Constrained Resource Clients: Mar 2019 Update

Hi friends,

Let’s do another update thread!

Quick recap: We’re talking about Ethereum clients that can run under constrained resource conditions, such as on phones or browsers or embedded devices or even on-chain inside a contract :open_mouth:.

Request for updates from each participating project:

  • Short summary: What is your project and its goal? (This can change over time)
  • Roadmap now: What is the currently working and available to try?
  • Roadmap next: What is being worked on over the next few months?
  • Current challenges and concerns: Do you need help with anything? Are there unknowns you’re accounting for that could be nailed down by another participant?


To all projects mentioned: Please post an update as described above.

If you’re hit with a link/mention limit, format the excess ones in plaintext.

If you’d like to join this list, please go ahead and post your update and I’ll make sure to explicitly include you next time.

Short Summary

Vipnode is building an economic incentive for running full Ethereum nodes which service light clients. It works by providing a coordinator (a vipnode pool) which connects paying clients with participating hosts.

Roadmap: Now

Vipnode v2.0 release happened last month (announcement blog post). The demo pool is still running on mainnet nodes but using Rinkeby for payments. I’m not in a position to run a mainnet payments pool right now, but I’m very open to other people trying it.

Roadmap: Next

There is a growing collection of ideas for a v3.0 milestone, but the current challenge is funding this project. Feels like financial support for non-ETH2.0 projects has died down since the end of last year.

I’m not sure I’ll be able to continue work on Vipnode for now as I’m figuring out what to do for money this year.

But hypothetically, these are things I’d want to focus on if I were able to continue working on Vipnode:

  • Support for ULC (ultra-light clients), which was merged into Geth.
  • Add “mini-Infura” support to pools which provides a web3-compatible JSONRPC endpoint that gets loadbalanced between hosts, and metered similar to clients (so you can use something like MetaMask as a client without running a light node).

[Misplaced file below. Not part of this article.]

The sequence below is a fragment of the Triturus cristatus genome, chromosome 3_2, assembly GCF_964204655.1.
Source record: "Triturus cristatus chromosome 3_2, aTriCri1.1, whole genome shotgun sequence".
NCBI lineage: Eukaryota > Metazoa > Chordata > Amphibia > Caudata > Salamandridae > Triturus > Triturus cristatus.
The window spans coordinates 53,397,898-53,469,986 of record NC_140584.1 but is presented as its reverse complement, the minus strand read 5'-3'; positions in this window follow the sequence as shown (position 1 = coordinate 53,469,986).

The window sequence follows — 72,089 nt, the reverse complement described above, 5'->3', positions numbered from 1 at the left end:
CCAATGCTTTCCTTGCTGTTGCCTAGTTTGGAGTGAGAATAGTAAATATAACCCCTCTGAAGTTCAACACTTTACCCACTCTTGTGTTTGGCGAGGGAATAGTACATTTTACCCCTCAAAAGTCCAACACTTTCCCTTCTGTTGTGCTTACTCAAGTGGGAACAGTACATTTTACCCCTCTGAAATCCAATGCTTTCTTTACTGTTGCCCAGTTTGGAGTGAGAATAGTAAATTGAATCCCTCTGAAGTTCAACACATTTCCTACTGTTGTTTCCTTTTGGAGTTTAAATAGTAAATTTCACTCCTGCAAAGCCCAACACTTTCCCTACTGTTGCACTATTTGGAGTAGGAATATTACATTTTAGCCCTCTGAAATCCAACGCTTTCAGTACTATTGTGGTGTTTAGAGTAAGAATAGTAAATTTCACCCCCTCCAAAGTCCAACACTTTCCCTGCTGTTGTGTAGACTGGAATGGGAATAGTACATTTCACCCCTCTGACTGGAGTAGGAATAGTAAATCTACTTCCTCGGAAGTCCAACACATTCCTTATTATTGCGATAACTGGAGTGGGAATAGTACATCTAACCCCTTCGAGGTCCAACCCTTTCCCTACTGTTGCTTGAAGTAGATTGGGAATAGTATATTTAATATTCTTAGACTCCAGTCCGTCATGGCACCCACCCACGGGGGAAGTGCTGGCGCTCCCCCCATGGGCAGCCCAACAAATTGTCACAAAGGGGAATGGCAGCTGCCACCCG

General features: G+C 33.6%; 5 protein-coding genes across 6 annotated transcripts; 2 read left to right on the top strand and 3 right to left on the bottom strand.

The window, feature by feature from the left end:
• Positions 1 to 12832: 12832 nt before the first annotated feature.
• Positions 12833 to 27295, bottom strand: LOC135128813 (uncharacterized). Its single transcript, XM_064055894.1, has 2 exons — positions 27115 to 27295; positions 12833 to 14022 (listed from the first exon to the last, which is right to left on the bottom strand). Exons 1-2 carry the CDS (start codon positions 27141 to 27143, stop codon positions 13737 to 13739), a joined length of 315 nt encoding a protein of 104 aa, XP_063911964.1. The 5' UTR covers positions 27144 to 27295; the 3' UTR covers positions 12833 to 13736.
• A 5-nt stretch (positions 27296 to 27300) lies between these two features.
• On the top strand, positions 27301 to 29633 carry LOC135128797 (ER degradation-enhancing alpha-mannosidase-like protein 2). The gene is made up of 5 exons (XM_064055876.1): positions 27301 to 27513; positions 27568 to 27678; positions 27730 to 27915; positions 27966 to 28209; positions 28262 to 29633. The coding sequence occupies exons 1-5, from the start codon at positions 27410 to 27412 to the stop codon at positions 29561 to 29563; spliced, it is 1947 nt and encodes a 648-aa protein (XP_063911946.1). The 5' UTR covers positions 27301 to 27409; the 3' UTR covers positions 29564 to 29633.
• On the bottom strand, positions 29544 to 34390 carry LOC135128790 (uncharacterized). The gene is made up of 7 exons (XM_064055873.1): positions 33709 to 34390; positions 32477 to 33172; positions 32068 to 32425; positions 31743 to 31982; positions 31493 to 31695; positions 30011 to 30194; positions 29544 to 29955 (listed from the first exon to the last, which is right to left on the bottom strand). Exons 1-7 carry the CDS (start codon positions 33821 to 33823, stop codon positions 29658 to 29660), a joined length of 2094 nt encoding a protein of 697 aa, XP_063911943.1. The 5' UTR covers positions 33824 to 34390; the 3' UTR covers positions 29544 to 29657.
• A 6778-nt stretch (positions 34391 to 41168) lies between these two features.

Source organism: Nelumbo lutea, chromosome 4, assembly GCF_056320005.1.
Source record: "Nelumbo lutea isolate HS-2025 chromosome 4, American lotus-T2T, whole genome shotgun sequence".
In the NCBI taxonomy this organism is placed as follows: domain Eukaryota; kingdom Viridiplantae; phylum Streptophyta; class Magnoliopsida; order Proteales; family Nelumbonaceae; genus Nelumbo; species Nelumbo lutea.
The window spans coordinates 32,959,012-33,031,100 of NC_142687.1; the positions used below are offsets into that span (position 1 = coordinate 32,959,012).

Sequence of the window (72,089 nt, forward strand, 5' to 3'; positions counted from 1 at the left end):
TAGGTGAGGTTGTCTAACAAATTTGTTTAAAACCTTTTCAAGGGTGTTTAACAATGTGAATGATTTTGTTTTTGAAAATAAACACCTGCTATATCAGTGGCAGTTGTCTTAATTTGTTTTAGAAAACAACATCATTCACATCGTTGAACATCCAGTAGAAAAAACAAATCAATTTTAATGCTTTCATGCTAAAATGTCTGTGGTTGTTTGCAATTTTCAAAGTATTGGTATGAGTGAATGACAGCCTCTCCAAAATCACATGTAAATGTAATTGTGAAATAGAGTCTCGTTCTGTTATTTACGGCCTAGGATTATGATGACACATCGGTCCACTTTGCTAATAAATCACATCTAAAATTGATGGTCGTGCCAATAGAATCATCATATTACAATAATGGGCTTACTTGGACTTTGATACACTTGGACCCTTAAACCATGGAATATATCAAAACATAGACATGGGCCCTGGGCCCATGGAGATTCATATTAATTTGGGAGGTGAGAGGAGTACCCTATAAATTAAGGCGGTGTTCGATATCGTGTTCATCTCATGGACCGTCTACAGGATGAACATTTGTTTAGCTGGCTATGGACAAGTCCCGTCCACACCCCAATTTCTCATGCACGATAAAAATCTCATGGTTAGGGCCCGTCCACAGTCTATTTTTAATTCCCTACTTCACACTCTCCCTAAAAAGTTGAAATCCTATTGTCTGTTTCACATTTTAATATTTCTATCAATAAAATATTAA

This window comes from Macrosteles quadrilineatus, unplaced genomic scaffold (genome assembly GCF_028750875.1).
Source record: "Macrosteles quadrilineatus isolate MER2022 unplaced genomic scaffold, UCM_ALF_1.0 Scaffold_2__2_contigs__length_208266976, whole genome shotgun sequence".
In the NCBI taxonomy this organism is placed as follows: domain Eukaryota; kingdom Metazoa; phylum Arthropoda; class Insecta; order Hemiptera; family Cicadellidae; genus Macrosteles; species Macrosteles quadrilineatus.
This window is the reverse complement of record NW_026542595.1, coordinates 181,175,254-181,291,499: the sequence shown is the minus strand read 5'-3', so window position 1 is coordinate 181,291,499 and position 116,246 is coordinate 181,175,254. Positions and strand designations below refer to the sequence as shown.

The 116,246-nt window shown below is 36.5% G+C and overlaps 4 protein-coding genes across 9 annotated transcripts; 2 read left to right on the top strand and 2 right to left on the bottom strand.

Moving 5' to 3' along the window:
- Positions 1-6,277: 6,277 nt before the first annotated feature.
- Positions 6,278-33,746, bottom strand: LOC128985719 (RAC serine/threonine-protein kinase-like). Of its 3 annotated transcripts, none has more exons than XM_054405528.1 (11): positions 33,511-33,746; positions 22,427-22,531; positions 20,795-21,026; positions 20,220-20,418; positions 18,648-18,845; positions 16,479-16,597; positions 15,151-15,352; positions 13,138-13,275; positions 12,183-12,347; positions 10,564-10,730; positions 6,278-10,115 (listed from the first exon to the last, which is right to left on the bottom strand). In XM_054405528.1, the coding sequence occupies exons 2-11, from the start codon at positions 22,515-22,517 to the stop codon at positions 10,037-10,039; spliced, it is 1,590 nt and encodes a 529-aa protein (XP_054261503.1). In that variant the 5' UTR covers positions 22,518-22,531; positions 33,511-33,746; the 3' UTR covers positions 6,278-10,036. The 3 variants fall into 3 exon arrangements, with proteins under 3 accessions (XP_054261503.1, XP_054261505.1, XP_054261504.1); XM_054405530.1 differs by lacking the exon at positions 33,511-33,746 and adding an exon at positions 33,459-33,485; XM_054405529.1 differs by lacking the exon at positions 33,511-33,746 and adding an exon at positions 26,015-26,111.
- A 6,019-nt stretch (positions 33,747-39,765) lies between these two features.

• Add more ops and infrastructure-management features to vipnode, such as monitoring (alerts from the pool if your nodes go down), host-to-host peering (if you’re running a bunch of hosts), per-node analytics.

Challenges and Concerns

  • Financial support for Vipnode is a problem. I have a Gitcoin grant setup for Vipnode which is appreciated and partially covers ongoing maintenance costs, but not enough to continue advancing Vipnode.
  • In general, it’s not clear that timing for Vipnode is good right now. The network utilization is still low, and light clients are still not standard in any mainstream client. I’m sure there will come a time when it makes a lot of sense, and hopefully we’ll be in a good position for it when it does. Infrastructure/ops features seem like a better timely focus for now.

(Any questions/suggestions are welcome, by the way!)

Random question: does doing things inside of a zero-knowledge proof count as resource constrained? ZK-SNARKs and STARKs, for instance, are still very limited in terms of the sorts of computations that can be performed within their circuits.

If you’re asking whether that’s relevant to this working group, then I’d qualify the constrained resource clients part. If someone is building an Ethereum client implementation that executes inside of a zero-knowledge proof (:open_mouth: :open_mouth:) then yea, totally.


Short Summary

Diode is a project focused on complementing internet PKI with certificate pinning in Ethereum blockchains, making mechanisms such as ENS available to constrained IoT devices, it’s initiated and run at Exosite an IoT company to fix some of the long-standing PKI issues.

At its core is the ability to connect constrained devices to an Ethereum blockchain to allow them to read contract state data and validate the corresponding Merkle proofs. The algorithm we developed coined BlockQuick is a gateway-free reputation based method for embedded devices to get a trustable understanding of a relatively recent block. We haven’t published the full paper yet, as we’re still looking for an independent reviewer - so please hands up if anyone has the time.

Roadmap: Status

The Diode Proof-of-Concept is functional but also work in progress. It comes in two parts

  1. Full Ethereum Node, but modified in block headers, node-to-node, and node-to-edge protocols.
  2. Light Client (go) running on a raspberry pi.

Roadmap: In Progress - Proto

  • Get the BlockQuick paper reviewed and published
  • Improve PoC implementations to include Light Client incentive structure

Roadmap: Next - Testnet

  • Release full Diode whitepaper including light client incentive structures
  • Release Testnet & Sources
  • Port the Light Client to C and onto a real embedded device
    • Device Targets: Arduino, Embedded Chip, e.g., CC3220, Mobile Phone

Roadmap: Far Future

  • Commercial Application for IoT devices

Challenges and Concerns

ETH1 vs. ETH2 brings a lot of changes that directly affect BlockQuick, some of them good, some we don’t know yet.

  • Signatures in Beacon chain are a good thing, something we’re having right now to add in our ETH1 variant. Though changes of consensus group and quick block authorship changes might be an issue for the reputation system, this needs further investigation.
  • BLS vs. ECDSA looks like a huge step. Usage if BLS signatures could also for the light client protocol have significant advantages but the maturity of BLS seems still very low and before embedded devices will have hardware accelerated BLS support is likely going to be a couple of years.
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